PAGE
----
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Severe sciatic pain for 2 months..first MRI tomorrow

Hey everybody! I've been dealing with really painful sciatica for about 2 months and I would love to hear about similar situations and how they turned out. It would be great to hear some encouraging news. I have an MRI scheduled for tomorrow which I strongly suspect is going to reveal a disc herniation.

Here is my story:

I'm a 25 year old male in OK shape, and I started lifting weights a couple years ago. I'm sure I have terrible form. Never had any back problems prior, then in August 2013 I felt some tightness in my back after doing a set of squats that was relatively heavy for me. Woke up the next morning in excruciating pain. Couldn't get out of bed for days. The pain was only in my lower back, and when I made to the doctor they said it was probably just a low back strain. In a week or so I started to feel much better and in about two weeks I was back to normal (or about 95%). I continued to lift pretty much right away.

In December 2013, I was playing sports and felt tightness in my low back. It got bad really quickly, I was barely able to get myself home. Woke up the next morning and couldn't get out of bed. Felt exactly the same as when I hurt myself in August. Doctor said another low back strain. A few weeks rest and I felt a lot better.

February 2014 felt my back tighten up doing squats again. Not nearly as bad as the first two injuries. Doctor again said low back strain. They said I should rest, advice which I should have listened to.

End of February was lifting again. Felt my back tighten so I stopped. Over the course of the next week felt a little low back pain and numbness in my leg/calf/foot that would go away when I walked around. Then the first week of March I suddenly felt some really bad pain down my leg. I would rate it a 10/10 on the pain scale, at least for me.

Ever since then I have had almost no low back pain but really really bad sciatica in my left leg. For the first month I couldn't walk 50 feet before I had to stop and sit down. I basically stayed in my bed all day for a month. It was terrible. I was sore when I woke up and the only time I had a tolerable level of pain was when I was lying down. Sitting for a few minutes was painful, but standing/walking was the worst.

After the first 30 days, I moved into what I call "phase 2." This has been going on for about 30 days and is exactly where I am at right now. Walking still hurts but I can walk for longer distances than "phase 1" (for example, I can force myself to walk around a grocery store to buy a few things. I have a noticeable limp after the first few minutes of walking though, and I often have to "crouch" between aisles to gain strength to keep walking). Sitting still hurts but if I load up on ibuprofen I can make it for a few hours with only moderate pain (moderate pain meaning I can stay sitting down but can't concentrate on anything else but the pain for the most part). Without ibuprofen I can't stay seated for long at all. Lying down cause mild pain but it is tough to get up after extended rest. The first few steps after I get out of bed are the worst.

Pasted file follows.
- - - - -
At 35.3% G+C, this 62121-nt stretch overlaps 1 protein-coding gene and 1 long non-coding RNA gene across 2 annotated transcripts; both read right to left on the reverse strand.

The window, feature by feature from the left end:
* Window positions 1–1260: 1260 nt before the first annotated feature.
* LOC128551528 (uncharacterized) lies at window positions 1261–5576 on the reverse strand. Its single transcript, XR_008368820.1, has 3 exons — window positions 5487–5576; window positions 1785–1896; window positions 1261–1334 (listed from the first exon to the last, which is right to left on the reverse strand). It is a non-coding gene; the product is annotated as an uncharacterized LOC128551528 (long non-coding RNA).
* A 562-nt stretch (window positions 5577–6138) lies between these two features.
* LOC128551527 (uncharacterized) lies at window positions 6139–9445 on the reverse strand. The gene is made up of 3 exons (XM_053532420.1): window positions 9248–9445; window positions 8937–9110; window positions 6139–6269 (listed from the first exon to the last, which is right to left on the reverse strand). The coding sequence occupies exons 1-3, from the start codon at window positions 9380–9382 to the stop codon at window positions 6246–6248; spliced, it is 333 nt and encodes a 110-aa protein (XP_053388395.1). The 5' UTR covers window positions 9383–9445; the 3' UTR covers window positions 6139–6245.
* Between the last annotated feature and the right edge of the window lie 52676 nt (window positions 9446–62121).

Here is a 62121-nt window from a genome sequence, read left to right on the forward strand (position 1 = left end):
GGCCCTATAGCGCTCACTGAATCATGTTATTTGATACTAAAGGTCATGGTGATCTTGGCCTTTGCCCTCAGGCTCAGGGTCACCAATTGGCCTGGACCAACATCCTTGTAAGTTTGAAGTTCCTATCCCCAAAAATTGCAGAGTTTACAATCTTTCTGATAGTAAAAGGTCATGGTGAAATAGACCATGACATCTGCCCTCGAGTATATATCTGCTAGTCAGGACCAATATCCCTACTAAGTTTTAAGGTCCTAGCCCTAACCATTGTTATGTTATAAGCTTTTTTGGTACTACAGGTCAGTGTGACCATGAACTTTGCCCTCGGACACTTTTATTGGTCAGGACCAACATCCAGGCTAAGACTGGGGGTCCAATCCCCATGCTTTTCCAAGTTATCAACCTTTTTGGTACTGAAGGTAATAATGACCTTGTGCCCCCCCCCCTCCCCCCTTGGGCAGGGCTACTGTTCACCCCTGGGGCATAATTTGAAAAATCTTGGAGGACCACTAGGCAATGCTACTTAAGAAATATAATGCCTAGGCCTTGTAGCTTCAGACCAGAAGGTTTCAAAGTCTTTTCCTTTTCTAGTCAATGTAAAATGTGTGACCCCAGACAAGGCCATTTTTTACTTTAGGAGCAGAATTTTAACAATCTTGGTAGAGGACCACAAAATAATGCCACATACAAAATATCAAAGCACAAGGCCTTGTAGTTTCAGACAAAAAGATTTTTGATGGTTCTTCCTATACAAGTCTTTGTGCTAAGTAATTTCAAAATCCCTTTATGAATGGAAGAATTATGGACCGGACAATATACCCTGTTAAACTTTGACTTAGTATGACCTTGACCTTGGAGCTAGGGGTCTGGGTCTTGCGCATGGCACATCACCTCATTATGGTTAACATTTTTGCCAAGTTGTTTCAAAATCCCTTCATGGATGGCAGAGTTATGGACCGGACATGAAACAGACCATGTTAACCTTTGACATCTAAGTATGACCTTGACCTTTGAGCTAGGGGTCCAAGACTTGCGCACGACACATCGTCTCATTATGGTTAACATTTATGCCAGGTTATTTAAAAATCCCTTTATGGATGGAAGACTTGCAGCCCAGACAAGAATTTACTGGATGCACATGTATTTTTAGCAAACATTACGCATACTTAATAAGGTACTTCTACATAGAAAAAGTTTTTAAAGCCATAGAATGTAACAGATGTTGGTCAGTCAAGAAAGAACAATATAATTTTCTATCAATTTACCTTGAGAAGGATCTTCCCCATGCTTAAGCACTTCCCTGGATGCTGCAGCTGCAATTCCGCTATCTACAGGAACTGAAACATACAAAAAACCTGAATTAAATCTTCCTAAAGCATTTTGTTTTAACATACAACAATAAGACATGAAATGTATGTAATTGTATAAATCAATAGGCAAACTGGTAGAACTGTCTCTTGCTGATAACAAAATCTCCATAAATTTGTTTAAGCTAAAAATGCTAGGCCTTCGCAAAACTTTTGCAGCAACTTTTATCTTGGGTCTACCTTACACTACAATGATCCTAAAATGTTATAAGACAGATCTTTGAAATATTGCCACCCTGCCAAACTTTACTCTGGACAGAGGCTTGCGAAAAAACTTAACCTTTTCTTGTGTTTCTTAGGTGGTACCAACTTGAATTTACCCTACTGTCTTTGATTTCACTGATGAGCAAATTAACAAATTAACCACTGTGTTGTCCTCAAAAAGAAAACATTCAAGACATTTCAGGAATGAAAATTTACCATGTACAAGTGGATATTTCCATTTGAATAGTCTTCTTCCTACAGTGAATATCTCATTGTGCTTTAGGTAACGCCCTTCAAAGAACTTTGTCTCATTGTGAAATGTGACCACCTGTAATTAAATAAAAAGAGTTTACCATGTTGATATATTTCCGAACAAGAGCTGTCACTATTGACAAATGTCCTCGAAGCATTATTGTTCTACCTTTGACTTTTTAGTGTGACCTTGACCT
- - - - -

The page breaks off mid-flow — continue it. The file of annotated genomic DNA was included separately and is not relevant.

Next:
Probably the hardest thing about the last two months is the constant pain. I have pretty much become a shut in. Luckily I have a few people around me who encourage me. I start a new job in two months and I am terrified that I won't be able to perform all of my job requirements (or will need special assistance). This is my dream job but all new employees start off on probation :( .

So, here are some questions I have for anyone who has gone through something similar:

Is it a good sign than some of my symptoms are improving? i.e. I can walk for longer distances now, can sit for longer, etc. Pain is also slightly decreased. I no longer have to make weird grunting noises whenever I shift around. I can also drive myself around the block but getting in and out of the car is tough.

Is the fact that I am still experiencing fairly constant pain after 2 months a sign that surgery is likely? Or is it too soon to tell?

What are some ways you guys deal with the pain? I currently can't afford to go to a PT which sucks, and the only medication I'm taking is ibuprofen. Something stronger I think would help but I have been able to make do with advil.